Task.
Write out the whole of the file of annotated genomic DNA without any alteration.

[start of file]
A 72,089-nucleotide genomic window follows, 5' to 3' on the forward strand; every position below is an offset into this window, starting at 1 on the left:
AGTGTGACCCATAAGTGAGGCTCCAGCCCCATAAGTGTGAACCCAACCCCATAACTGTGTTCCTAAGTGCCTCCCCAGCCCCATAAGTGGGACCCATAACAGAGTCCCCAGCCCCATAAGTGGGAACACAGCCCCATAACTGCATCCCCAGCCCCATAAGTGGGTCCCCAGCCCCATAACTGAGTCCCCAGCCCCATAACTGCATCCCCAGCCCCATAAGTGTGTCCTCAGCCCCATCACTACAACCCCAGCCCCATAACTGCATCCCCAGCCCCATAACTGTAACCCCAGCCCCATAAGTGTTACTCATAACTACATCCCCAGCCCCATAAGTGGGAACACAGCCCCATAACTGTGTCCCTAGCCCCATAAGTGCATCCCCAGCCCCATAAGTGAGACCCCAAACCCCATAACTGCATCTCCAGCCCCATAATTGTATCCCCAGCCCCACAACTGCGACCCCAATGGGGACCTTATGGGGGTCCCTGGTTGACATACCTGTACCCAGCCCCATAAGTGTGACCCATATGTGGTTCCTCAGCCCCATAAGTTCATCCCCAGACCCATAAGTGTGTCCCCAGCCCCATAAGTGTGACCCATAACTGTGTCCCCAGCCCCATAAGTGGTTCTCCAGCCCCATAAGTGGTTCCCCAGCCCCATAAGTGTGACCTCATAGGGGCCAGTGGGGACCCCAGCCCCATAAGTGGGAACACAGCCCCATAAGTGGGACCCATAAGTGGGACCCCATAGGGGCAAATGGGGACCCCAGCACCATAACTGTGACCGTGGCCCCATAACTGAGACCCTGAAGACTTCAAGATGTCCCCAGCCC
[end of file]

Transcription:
A 72,089-nucleotide genomic window follows, 5' to 3' on the forward strand; every position below is an offset into this window, starting at 1 on the left:
AGTGTGACCCATAAGTGAGGCTCCAGCCCCATAAGTGTGAACCCAACCCCATAACTGTGTTCCTAAGTGCCTCCCCAGCCCCATAAGTGGGACCCATAACAGAGTCCCCAGCCCCATAAGTGGGAACACAGCCCCATAACTGCATCCCCAGCCCCATAAGTGGGTCCCCAGCCCCATAACTGAGTCCCCAGCCCCATAACTGCATCCCCAGCCCCATAAGTGTGTCCTCAGCCCCATCACTACAACCCCAGCCCCATAACTGCATCCCCAGCCCCATAACTGTAACCCCAGCCCCATAAGTGTTACTCATAACTACATCCCCAGCCCCATAAGTGGGAACACAGCCCCATAACTGTGTCCCTAGCCCCATAAGTGCATCCCCAGCCCCATAAGTGAGACCCCAAACCCCATAACTGCATCTCCAGCCCCATAATTGTATCCCCAGCCCCACAACTGCGACCCCAATGGGGACCTTATGGGGGTCCCTGGTTGACATACCTGTACCCAGCCCCATAAGTGTGACCCATATGTGGTTCCTCAGCCCCATAAGTTCATCCCCAGACCCATAAGTGTGTCCCCAGCCCCATAAGTGTGACCCATAACTGTGTCCCCAGCCCCATAAGTGGTTCTCCAGCCCCATAAGTGGTTCCCCAGCCCCATAAGTGTGACCTCATAGGGGCCAGTGGGGACCCCAGCCCCATAAGTGGGAACACAGCCCCATAAGTGGGACCCATAAGTGGGACCCCATAGGGGCAAATGGGGACCCCAGCACCATAACTGTGACCGTGGCCCCATAACTGAGACCCTGAAGACTTCAAGATGTCCCCAGCCC